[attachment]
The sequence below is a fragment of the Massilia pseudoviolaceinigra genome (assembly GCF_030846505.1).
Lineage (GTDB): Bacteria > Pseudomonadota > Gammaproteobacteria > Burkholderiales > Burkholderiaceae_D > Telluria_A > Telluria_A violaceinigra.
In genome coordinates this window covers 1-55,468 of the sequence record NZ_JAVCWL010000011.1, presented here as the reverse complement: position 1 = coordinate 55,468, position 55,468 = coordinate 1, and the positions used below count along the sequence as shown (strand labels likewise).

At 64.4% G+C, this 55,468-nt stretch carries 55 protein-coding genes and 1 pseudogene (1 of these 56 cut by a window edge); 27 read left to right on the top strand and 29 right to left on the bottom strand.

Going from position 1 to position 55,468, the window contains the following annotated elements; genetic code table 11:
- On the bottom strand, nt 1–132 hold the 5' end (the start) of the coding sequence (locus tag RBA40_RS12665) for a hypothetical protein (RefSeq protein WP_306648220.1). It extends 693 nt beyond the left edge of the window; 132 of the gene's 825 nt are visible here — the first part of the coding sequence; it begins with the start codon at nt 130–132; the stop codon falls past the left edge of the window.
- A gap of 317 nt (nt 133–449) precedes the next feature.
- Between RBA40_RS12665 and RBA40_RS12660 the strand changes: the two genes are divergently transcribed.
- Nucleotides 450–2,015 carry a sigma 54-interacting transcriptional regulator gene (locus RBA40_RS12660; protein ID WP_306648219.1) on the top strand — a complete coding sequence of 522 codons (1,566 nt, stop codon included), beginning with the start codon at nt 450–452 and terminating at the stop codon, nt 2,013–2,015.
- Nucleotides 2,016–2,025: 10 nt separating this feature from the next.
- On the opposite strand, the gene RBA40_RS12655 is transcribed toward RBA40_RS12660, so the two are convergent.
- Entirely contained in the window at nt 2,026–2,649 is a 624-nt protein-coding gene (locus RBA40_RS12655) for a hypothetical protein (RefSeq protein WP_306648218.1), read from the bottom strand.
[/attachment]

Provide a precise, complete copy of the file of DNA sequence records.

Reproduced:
The sequence below is a fragment of the Massilia pseudoviolaceinigra genome (assembly GCF_030846505.1).
Lineage (GTDB): Bacteria > Pseudomonadota > Gammaproteobacteria > Burkholderiales > Burkholderiaceae_D > Telluria_A > Telluria_A violaceinigra.
In genome coordinates this window covers 1-55,468 of the sequence record NZ_JAVCWL010000011.1, presented here as the reverse complement: position 1 = coordinate 55,468, position 55,468 = coordinate 1, and the positions used below count along the sequence as shown (strand labels likewise).

At 64.4% G+C, this 55,468-nt stretch carries 55 protein-coding genes and 1 pseudogene (1 of these 56 cut by a window edge); 27 read left to right on the top strand and 29 right to left on the bottom strand.

Going from position 1 to position 55,468, the window contains the following annotated elements; genetic code table 11:
- On the bottom strand, nt 1–132 hold the 5' end (the start) of the coding sequence (locus tag RBA40_RS12665) for a hypothetical protein (RefSeq protein WP_306648220.1). It extends 693 nt beyond the left edge of the window; 132 of the gene's 825 nt are visible here — the first part of the coding sequence; it begins with the start codon at nt 130–132; the stop codon falls past the left edge of the window.
- A gap of 317 nt (nt 133–449) precedes the next feature.
- Between RBA40_RS12665 and RBA40_RS12660 the strand changes: the two genes are divergently transcribed.
- Nucleotides 450–2,015 carry a sigma 54-interacting transcriptional regulator gene (locus RBA40_RS12660; protein ID WP_306648219.1) on the top strand — a complete coding sequence of 522 codons (1,566 nt, stop codon included), beginning with the start codon at nt 450–452 and terminating at the stop codon, nt 2,013–2,015.
- Nucleotides 2,016–2,025: 10 nt separating this feature from the next.
- On the opposite strand, the gene RBA40_RS12655 is transcribed toward RBA40_RS12660, so the two are convergent.
- Entirely contained in the window at nt 2,026–2,649 is a 624-nt protein-coding gene (locus RBA40_RS12655) for a hypothetical protein (RefSeq protein WP_306648218.1), read from the bottom strand.